Restaurant Review: Le Relais de Venise L’Entrecôte Canary Wharf

Before burgers, lobsters and chickens made single dish restaurants the talk of the town, there was Le Relais de Venise. For over fifty years the original Parisian restaurant has been offering its customers salad, steak, pommes frites, and not much else. There is now an outpost in Manhattan and three in London: Marylebone, the City and Canary Wharf, and it was this last one that I was invited to along with a host of other bloggers on Thursday evening. To say I’m not a massive fan of the area is well, an understatement. It’s all just so shiny and uniformly new looking. But arriving half an hour early for dinner I walked down to the river side. With the smell of salt, the squawk of gulls and the relative peace, I could have been beside the seaside. Until I turned around to face the cold gleaming-glass and sharp-edged towers of the Wharf. But for the first time I could see some sort of beauty in it. Canary Wharf

Canary Wharf

Canary Wharf

Canary Wharf

Canary Wharf

Crossing the doorway into L’Entrecôte is rather like hopping on a much shorter Eurostar. With just a couple of steps you leave behind London’s financial centre and enter gay Paree. From the burgundy leather banquette seating to the colourful Venetian paintings on the wall, from the yellow and white paper tablecloths to the waitresses dressed in cute black and white dresses and a slick of scarlet lipstick, many of the original features have been faithfully replicated. It could feel twee, and indeed the thought did cross my mind, but within a few minutes I was completely charmed by it. Paris is, after all, hardly known for its modern and adventurous restaurants, it’s these smart but relaxed places it trades in, and this is the exact atmosphere L’Entrecôte recreates.

Le Relais de Venise, L'Entrecote, Canary Wharf

Inside Le Relais de Venise, L'Entrecote, Canary Wharf

We were offered glasses of the house wines; the white was a bit too high in acidity, but I was impressed by the red, a relaxed Bordeaux with a soft finish.

The only question you are asked at L’Entrecôte is how you would like your steak: blue, rare (red), medium (pink) and well done (brown). I opted for medium, aware that when the French say ‘red’ they mean ‘still bleeding’. Once ordered (it didn’t take long) we were given our salad; crisp leaves with a handful of chopped walnuts on top, and coated in a sharp, peppery, mustard dressing. There was also a plate of sliced white baguette, although when we asked for butter to go with it, we were politely but firmly told they don’t serve butter. When they say this is what you get, they mean it.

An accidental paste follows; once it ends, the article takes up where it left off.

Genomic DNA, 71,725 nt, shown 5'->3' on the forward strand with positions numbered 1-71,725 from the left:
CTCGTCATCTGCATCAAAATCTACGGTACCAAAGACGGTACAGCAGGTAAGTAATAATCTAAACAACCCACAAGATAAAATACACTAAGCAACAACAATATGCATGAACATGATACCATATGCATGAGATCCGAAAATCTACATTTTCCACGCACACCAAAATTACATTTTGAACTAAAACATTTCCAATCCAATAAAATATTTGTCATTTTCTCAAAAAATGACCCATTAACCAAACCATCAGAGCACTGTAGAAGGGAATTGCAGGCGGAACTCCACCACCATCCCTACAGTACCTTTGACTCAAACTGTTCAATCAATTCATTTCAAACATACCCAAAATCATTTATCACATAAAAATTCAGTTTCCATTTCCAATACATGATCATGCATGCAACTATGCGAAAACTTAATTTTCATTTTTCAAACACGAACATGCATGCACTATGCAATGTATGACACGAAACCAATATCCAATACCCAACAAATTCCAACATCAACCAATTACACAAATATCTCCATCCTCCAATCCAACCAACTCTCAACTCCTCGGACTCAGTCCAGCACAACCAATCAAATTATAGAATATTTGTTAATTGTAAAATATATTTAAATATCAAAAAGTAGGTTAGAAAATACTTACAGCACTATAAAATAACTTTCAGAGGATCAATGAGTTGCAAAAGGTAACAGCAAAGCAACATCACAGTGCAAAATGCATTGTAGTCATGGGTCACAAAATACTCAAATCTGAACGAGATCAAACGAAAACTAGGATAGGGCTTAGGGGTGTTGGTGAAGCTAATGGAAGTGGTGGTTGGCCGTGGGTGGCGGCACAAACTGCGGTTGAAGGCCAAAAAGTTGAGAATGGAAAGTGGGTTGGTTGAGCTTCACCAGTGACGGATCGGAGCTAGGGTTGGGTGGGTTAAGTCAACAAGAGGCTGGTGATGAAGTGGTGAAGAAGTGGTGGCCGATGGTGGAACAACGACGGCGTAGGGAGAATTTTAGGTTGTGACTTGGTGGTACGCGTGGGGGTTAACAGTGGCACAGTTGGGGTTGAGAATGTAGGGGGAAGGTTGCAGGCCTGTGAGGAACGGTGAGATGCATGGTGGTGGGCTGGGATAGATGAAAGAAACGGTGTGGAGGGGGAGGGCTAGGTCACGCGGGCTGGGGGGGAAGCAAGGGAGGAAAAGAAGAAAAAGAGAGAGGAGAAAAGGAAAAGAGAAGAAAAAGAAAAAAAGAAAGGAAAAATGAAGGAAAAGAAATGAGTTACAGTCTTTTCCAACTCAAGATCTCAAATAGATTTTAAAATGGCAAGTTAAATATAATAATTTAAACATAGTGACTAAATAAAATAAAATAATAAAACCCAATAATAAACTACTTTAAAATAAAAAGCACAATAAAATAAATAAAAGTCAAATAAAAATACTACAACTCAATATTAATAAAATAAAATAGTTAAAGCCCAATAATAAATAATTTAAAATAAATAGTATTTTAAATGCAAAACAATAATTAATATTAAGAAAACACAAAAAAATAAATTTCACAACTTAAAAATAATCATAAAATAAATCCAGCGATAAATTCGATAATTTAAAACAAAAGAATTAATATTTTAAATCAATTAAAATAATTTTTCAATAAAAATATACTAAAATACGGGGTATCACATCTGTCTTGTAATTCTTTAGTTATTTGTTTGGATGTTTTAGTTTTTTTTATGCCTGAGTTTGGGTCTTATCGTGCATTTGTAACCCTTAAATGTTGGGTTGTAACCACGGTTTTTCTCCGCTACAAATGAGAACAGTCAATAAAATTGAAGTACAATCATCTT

Salad at Le Relais de Venise, L'Entrecote, Canary Wharf

The steak and pomme frites are cleverly served in two helpings so you continue to eat crisp chips and hot steak throughout your meal. Our sirloins were a perfect blushing pink, beautifully tender, and the chips thin, crisp and salty. The current trend for thick fat ones means I had forgotten how good French fries could be, I like the higher ratio of crisp skin to fluffy insides. It came with a generous helping of their ‘special sauce’, a secret recipe their chefs are sworn to protect (or just told to keep their mouths shut). From what our table of expert (?) eaters could gather included tarragon, anchovies and lots of butter. Delicious!

Steak frites at Le Relais de Venise, L'Entrecote, Canary Wharf

It felt odd to be faced with having to make a decision over dessert, so we decided to share a selection at our table. The profiteroles, filled with ice cream rather than cream, and swimming in a hot, slightly bitter, chocolate sauce were the highlight. The tart cassis sorbert was also very good.

Profiteroles at Le Relais de Venise, L'Entrecote, Canary Wharf

It was a simple meal, but no less tasty for being so. The salad, steak and pomme frites are £23 which I thought was fair; the meat was excellent quality and very well cooked. It would make a great place for lunch (they say they can turn people around in 45 minutes), or if you need a quick dinner. It’s a shame there aren’t any near theatre land as it would be a perfect pre-show feeding spot. Yet while the food was great, it was the atmosphere, and above all the service, which I loved. Our waitresses were gorgeous and exceptionally charming. And charm is something Canary Wharf is desperately short of. So it’s a good job this place has it in spades.

Le Relais de Venise, L'Entrecote, Canary Wharf

Marie and Marilyn.

To celebrate Bastille Day, L’Entrecôte Canary Wharf is offering 25% off your food bill for the next two weeks. Oh la la.

Find out more on the Le Relais de Venise website, or follow them on Twitter, @entrecotecw.

I was invited to this event by Sarah Anne Lewis Trading PR. Many thanks to the restaurant for their generosity.

Le Relais de Venise L'entrecôte on Urbanspoon

1 Comment

  1. inher30s July 14, 2014 / 1:30 pm

    I went to L’entrecote in Bordeaux and I remember that sauce well! Didn’t realise there were so many outposts in London – will have to check them out.

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